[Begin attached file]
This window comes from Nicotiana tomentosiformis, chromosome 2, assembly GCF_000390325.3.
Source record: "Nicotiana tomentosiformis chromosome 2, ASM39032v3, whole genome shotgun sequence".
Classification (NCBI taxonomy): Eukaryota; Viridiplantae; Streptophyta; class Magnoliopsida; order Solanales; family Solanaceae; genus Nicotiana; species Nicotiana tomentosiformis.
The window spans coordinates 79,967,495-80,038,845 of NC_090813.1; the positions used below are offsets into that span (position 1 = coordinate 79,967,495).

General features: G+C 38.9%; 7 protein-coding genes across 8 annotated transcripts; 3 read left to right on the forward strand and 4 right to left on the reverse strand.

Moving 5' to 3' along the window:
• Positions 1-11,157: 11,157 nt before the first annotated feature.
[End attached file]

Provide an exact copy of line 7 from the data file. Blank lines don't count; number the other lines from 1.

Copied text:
• Positions 1-11,157: 11,157 nt before the first annotated feature.